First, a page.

• limelight •
laim-lait • Hear it!
Part of Speech: Noun
Meaning: 1. Spotlight, an intense white light produced by burning lime (not limes), once used in lighthouses and theaters. 2. The focus of public attention.
Notes: The second meaning above most often occurs with definite article the, as 'to be in the limelight'. We cannot be in 'a limelight', though it may be used as a mass noun without an article at all: 'Derek enjoys limelight'. This compound has no derivational relatives.
In Play: If an article is used with this word, it usually is the definite article the: "Robin Banks did not enjoy the limelight thrown on his financial dealings." However, we may use it without any article: "Politicians who do not like limelight are doomed to a limited tenure in office."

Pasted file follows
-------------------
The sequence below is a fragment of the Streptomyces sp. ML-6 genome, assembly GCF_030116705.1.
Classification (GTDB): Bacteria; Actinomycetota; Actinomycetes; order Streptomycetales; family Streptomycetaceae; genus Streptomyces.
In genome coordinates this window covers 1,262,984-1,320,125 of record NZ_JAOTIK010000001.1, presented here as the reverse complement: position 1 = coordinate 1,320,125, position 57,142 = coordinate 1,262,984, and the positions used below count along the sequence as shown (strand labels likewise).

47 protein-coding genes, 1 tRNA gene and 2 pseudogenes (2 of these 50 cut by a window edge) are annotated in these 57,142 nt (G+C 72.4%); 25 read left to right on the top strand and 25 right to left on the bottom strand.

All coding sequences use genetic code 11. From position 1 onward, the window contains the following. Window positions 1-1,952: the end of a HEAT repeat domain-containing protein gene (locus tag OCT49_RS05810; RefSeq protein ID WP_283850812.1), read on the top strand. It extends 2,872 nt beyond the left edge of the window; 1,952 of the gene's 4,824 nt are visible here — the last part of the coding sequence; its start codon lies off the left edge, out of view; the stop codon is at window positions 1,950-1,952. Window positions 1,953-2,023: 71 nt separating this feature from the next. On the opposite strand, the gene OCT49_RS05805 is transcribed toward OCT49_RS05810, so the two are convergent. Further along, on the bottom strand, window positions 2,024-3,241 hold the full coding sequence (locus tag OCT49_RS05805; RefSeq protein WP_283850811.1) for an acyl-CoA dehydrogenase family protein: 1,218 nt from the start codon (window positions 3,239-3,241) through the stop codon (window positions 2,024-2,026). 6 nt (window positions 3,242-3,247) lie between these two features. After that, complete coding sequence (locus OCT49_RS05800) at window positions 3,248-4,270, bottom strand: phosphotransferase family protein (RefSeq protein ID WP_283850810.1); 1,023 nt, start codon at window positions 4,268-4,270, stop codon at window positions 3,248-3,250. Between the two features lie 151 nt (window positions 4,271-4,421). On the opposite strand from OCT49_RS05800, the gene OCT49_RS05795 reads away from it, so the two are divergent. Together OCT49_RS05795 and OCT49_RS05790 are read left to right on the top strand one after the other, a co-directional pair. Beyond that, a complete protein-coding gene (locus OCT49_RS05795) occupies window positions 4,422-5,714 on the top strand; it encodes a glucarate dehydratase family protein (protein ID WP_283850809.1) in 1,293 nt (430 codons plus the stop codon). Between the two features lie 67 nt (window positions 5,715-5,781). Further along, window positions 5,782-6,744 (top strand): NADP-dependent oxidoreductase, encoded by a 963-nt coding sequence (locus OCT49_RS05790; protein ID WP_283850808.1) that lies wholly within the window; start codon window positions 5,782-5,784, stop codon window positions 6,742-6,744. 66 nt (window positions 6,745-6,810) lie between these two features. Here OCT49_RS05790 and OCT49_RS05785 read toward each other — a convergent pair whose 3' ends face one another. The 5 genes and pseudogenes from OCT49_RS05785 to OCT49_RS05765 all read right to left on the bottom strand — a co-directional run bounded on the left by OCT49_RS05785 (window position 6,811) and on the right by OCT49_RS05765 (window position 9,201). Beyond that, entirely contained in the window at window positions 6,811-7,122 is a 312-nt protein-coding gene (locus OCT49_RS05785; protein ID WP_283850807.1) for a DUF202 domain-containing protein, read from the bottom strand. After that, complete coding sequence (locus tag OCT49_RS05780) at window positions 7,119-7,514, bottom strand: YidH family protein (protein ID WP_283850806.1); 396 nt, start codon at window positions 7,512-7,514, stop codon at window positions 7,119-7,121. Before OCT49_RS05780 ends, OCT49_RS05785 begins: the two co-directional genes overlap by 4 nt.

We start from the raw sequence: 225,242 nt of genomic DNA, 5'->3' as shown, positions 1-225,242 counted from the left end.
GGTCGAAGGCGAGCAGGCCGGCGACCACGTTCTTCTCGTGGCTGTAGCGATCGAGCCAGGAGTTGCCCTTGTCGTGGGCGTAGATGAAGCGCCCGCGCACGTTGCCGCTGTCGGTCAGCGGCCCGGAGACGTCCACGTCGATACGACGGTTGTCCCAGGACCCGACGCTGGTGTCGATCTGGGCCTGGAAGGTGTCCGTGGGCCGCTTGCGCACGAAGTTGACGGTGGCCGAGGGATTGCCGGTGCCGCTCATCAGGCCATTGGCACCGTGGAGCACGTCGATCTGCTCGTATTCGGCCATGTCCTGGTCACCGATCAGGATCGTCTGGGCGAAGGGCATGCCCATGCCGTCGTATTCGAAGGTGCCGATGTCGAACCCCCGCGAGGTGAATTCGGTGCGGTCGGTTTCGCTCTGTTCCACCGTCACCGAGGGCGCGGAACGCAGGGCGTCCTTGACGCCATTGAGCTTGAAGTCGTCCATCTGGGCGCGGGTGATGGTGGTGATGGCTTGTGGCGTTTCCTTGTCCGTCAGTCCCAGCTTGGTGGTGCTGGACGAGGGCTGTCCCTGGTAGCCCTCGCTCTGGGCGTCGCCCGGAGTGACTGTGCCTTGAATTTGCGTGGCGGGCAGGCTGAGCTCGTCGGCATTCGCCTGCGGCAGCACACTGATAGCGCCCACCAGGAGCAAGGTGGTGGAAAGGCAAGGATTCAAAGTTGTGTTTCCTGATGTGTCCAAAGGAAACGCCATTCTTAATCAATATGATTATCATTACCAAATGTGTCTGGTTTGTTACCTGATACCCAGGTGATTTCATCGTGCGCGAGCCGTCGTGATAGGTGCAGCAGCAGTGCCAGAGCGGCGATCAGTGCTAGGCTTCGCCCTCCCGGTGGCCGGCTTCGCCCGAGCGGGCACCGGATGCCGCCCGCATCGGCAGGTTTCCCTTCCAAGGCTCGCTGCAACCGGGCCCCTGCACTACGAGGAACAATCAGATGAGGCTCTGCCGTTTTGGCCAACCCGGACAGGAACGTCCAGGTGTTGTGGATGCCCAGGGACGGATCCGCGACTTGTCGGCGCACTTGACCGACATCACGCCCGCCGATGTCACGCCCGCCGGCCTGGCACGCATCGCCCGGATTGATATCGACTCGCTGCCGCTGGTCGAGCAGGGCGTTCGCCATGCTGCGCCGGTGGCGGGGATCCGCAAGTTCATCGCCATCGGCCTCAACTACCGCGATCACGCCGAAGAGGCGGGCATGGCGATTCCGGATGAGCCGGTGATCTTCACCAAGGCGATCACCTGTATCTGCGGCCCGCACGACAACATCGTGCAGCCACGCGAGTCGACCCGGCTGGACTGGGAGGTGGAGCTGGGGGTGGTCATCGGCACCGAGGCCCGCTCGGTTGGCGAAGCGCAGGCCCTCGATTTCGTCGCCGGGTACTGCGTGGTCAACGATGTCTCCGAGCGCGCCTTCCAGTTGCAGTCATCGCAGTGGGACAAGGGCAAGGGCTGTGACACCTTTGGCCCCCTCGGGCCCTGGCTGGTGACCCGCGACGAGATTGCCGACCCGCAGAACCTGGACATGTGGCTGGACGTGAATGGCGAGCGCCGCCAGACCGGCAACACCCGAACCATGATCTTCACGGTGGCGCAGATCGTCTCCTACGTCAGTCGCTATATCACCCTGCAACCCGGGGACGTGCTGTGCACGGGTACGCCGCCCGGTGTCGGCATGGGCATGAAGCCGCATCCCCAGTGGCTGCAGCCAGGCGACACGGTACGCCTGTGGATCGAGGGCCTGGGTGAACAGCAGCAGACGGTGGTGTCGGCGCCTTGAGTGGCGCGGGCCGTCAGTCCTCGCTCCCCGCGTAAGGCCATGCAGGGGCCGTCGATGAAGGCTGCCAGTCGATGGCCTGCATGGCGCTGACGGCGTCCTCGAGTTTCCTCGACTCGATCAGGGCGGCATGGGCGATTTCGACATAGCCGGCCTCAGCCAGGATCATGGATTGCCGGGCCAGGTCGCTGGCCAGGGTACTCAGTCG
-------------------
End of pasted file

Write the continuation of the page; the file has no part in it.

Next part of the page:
Word History: Limelights were originally used in lighthouses and later for the Victorian stage. Like spotlights today, they illuminated the leading actors to draw attention to them, hence the figurative use of the phrase 'in the limelight' in the sense of "the focus center of attention". Lime comes from Old English lim "sticky substance, birdlime" from Proto-Germanic leimaz, source also of Danish lim, Dutch lijm, German Leim "birdlime". All these words come down from the PIE root (s)lei- "slime, slimy" + a suffix -m. Without the Fickle S, the same PIE word produced Latin limus "slime, mud" and linere "to smear". With the Fickle S it evolved into English slime. (Let's now shine the limelight on Rob Towart for recommending today's surprisingly Good Word.)
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